Can Small-Market American Symphonies Survive? Probably. But There's a Catch.

Whenever we stumble upon a potentially interesting story involving the state of Michigan, we remember the classic journalism adage, "As Michigan Goes, So Goes the Country."

OK, not exactly. The adage is actually, "As California Goes, So Goes the Country." But sometimes it's important to take a closer look at what's going on places like Michigan, because in many ways, Michigan is more reflective of the country than California. (Or to quote Groucho Marx, "Will it play in Peoria?")

Take symphony orchestras, for example. If multi-million-dollar donations are a metric of overall health, one could convincingly argue that the New York and Los Angeles Philharmonics of the world are doing just fine. But what about symphony orchestras elsewhere? Like in Michigan?

This interesting piece from Michigan public radio takes a look at some of the challenges facing the state's symphony orchestras. And if Michigan is any kind of barometer for the health of smaller-scale symphonic outfits, it suggests other states are facing similarly alarming issues.

The most obvious problem is that many pockets of the country—particularly the Rust Belt—have yet to fully recover from the Great Recession. Consumer confidence remains stagnant, and many Americans are reluctant to open their wallets. In addition, other entertainment options, including the Internet or television, vie for audience attention.

And while some communities have rebounded economically, the recovery has yet to translate into financial peace of mind for their region's orchestras. Take Grand Rapids, Michigan. Studies suggest that the city ranks third in the U.S. for economic growth, yet to hear those in the field tell it, the general populace fails to recognize that support for its orchestra is an investment. "The greater the investment for these orchestras and for these musicians, the greater the return for the community," notes Bruce Ridge, chairman of the International Conference of Symphony and Opera Musicians.

Yet this kind of investment is slightly more complicated than most. For many orchestras, the elephant in the room is labor costs. (In this sense, orchestras are not alone. As we noted here, nonprofit theater groups are struggling to manage performer pay, which represents the biggest drag on the bottom line.)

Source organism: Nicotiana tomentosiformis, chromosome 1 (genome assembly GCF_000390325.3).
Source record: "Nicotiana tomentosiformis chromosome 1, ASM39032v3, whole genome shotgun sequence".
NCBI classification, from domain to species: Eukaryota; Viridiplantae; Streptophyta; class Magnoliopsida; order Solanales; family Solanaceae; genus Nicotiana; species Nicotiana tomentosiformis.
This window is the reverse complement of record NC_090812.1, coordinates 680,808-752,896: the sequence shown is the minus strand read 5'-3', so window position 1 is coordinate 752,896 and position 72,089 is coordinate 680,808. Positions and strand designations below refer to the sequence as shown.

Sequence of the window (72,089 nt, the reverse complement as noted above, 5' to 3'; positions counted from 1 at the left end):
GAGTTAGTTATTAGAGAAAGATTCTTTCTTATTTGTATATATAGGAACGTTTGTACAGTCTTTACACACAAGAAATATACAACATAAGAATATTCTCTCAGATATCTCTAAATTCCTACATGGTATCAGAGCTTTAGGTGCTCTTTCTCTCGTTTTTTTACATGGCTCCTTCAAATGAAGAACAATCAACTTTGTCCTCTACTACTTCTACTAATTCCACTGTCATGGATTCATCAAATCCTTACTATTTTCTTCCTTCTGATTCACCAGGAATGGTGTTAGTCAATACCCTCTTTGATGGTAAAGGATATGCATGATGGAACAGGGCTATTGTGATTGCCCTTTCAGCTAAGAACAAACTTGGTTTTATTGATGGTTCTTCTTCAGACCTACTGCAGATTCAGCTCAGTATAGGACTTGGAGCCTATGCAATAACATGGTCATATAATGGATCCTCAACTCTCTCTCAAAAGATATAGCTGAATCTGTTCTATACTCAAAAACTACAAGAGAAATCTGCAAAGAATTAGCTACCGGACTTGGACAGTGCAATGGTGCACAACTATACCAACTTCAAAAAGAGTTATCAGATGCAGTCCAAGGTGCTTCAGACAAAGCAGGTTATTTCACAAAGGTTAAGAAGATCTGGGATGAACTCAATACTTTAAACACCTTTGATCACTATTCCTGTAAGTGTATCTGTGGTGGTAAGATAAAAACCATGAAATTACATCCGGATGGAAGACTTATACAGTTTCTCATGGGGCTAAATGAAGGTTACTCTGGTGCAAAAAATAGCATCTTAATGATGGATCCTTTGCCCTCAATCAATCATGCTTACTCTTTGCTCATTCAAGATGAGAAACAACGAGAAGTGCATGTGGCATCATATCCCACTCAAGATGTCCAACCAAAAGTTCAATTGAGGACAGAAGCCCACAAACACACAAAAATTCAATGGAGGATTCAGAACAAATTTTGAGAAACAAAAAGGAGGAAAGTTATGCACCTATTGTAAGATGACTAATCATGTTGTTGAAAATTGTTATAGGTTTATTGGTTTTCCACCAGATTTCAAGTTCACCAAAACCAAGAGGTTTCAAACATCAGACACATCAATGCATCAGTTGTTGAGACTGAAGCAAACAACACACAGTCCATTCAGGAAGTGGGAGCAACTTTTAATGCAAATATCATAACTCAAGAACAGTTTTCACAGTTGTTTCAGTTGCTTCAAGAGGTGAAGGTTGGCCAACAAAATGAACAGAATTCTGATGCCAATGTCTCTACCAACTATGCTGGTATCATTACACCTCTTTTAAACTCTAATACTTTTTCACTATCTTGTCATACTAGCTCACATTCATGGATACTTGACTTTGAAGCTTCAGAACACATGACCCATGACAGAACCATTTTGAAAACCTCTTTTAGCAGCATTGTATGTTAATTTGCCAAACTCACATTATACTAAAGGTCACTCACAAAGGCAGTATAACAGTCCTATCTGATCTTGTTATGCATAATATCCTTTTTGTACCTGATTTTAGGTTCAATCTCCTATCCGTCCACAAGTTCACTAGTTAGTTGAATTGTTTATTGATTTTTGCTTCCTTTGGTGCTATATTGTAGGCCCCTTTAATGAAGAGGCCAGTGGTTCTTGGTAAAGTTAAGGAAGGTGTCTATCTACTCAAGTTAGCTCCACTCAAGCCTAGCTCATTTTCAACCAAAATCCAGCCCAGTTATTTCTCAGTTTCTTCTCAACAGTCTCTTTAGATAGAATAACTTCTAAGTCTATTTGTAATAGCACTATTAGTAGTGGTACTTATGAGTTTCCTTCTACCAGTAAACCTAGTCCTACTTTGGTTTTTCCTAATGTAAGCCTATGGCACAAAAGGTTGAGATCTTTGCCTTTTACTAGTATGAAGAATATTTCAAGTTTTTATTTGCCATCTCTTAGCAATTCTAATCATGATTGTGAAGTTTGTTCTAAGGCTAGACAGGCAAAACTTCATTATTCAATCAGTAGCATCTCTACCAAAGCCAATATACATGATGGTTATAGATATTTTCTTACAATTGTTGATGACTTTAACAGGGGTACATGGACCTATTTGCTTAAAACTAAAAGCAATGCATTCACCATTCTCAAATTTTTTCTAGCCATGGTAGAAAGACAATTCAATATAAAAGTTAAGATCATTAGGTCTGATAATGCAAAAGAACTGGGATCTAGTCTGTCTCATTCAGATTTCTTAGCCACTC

As of November 3, the Grand Rapids Federation of Musicians was still trying to come to a contract agreement with the Grand Rapids Symphony. Its four-year contract expired at the end of August. The dispute echoed events from 2011, when the Detroit Symphony Orchestra had a six-month strike before musicians agreed to a 23 percent pay cut.

The cost of paying for "professional musicians," coupled with sagging attendance, also doomed the Green Bay Symphony Orchestra, which in 2014, announced that its upcoming season would be its last. Executive Director Dan Linssen's assessment was stark: "The bottom line is the things that are going on in society. There's changes that make going to the symphony just not as a popular as it once was," he said at the time.

Other high-profile labor disputes have wracked symphonies in Atlanta, which reached a deal with musicians in November of 2014 after a two month lock-out; and Minnesota, where Minnesota Orchestra musicians were locked out for 16 months. In Minnesota, the orchestra was able to balance its budget thanks to expense savings and strong fundraising. And Atlanta Symphony musicians received small raises in exchange for paying more for their health insurance.

Other outlets called attention to this systematic problem years ago, noting that symphonies' financial models create a kind of vicious cycle. With attendance and donations down, salaries get cut. Musicians either strike or leave for more lucrative opportunities. And so on.

The missing players in all of this, of course, are the foundations. Some may look at the tumult and say, "We agree, musicians should be paid more." Others, meanwhile, say, "Our musicians may be underpaid, but given the lack of money coming in, a raise would be financially irresponsible." Of course, each city and each orchestra is different. Foundations in Minnesota, for example, stepped in and provided "bridge funds" to help end the lock-out. 

What's the solution? Barring a miraculous turnaround in box office sales and more draconian operational cuts, symphonies are left to turn to that one source of steady income: foundations, many of which may provide funding knowing full well that the long-term financial prognosis is grim.

Will they step up?